These non-hearsay allegations must be of an evidentiary character supporting or tending to support the charges. CPL 100.15(3); 100.40(1).

Since these allegations will usually represent the only formal accusation and expression of the charges that the defendant will have to meet before trial, an information must exhibit not only reasonable cause, but also a prima facie, or legally sufficient case. See Bellacosa Practice Commentary, McKinney's Cons.Laws of N.Y., Book 11A, CPL 100.40 p. 67. As such, the allegational content of an information is closely analogous, if not identical, to the quantum of evidence before the Grand Jury sufficient to withstand a motion to dismiss for legal insufficiency. In both cases, the standard is a prima facie, or legally sufficient case. CPL 190.65(1); 70.10(1); 100.40(1); Cf. People v. Steiner, 77 A.D.2d 13, 432 N.Y.S.2d 83 with People v. Crisofulli, 91 Misc.2d 424, 398 N.Y.S.2d 120, supra.

A prima facie case is that quantum of competent and admissible evidence such that, if unexplained and uncontradicted, would warrant a conviction. People v. Howell, 3 A.D.2d 153, 161, 158 N.Y.S.2d 985, affd. 3 N.Y.2d 672, 171 N.Y.S.2d 801, 148 N.E.2d 867; People v. Potwora, 44 A.D.2d 207, 354 N.Y.S.2d 492.


What would constitute a prima facie case for a misdemeanor charge of possession of a firearm? (Penal Law 265.01(1)).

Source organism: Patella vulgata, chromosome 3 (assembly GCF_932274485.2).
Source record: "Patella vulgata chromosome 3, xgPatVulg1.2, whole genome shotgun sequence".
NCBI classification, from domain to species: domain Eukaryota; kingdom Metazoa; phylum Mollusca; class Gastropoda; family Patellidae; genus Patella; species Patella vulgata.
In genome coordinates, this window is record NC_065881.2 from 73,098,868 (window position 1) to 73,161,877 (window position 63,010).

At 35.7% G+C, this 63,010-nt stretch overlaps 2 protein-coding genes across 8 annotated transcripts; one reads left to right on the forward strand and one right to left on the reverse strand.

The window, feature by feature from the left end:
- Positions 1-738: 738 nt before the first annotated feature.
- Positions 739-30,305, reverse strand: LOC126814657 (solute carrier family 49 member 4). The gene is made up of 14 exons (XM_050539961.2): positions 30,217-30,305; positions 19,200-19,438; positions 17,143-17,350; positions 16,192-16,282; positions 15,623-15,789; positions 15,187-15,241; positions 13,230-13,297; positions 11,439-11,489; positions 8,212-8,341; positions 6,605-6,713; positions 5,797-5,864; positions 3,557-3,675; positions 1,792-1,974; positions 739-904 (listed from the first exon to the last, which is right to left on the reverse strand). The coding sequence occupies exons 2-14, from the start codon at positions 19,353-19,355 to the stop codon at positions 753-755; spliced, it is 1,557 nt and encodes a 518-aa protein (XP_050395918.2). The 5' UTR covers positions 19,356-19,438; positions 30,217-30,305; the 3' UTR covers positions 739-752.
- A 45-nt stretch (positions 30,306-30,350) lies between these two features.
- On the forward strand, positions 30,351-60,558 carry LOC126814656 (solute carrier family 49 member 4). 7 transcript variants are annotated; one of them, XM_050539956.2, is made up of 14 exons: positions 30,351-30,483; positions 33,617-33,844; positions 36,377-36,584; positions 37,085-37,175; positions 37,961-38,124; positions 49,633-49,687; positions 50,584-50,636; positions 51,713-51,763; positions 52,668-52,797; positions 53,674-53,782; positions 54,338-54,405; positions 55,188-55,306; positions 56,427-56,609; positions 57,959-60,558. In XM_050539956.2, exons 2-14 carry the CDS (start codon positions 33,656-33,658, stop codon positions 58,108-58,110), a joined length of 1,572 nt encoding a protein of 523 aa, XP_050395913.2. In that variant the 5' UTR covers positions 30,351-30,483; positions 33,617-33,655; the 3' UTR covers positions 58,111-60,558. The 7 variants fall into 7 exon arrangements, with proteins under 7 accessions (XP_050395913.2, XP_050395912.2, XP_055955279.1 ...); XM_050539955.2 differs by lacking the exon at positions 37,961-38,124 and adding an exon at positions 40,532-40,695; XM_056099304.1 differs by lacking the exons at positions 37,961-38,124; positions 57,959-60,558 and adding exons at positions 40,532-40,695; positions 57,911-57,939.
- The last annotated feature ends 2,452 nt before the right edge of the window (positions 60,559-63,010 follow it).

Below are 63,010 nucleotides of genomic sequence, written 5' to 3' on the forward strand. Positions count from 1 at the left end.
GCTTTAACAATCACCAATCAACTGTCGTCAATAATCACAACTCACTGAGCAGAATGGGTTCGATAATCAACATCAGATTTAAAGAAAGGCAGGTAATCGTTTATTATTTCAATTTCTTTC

It is well-settled that an essential element of the crime of possession of a firearm is proof of operability. People v. De Witt, 285 App.Div. 1157, 140 N.Y.S.2d 190; People v. Grillo, 15 A.D.2d 502, 222 N.Y.S.2d 630, affd. 11 N.Y.2d 841, 227 N.Y.S.2d

Page 917

668, 182 N.E.2d 278; People v. Fwilo, 47 A.D.2d 727, 365 N.Y.S.2d 194; People v. Donaldson, 49 A.D.2d 1004, 374 N.Y.S.2d 169. In the ordinary case, no valid indictment can result unless the grand jury receives competent evidence of the operability of the firearm, since possession of an inoperable one is not per se violative of the Penal Law. Donaldson, supra; People v. Burdash, 102 A.D.2d 948, 478 N.Y.S.2d 89.

Such proof of operability is most commonly, and conveniently, established through the introduction of a ballistics report (CPL 190.30), although any element of a crime may be established circumstantially. See People v. Borrero, 26 N.Y.2d 430, 311 N.Y.S.2d 475, 259 N.E.2d 902; People v. Wright, 68 A.D.2d 930, 414 N.Y.S.2d 368.

The preparation of the ballistics report itself could hardly be simpler. A test shot is made by the technician. (See Matter of Nelson R., 83 Misc.2d 1081, 374 N.Y.S.2d 982).

Therefore, in order to be prima facie sufficient on its face, an information must allege in non-hearsay form, by facts of an evidentiary nature (CPL 100.15) the operability of the firearm. This the instant information fails to do. In gun possession cases of this type, the ballistics report takes on the character of a supporting deposition. CPL 100.20. The filing of such a report converts the jurisdictionally...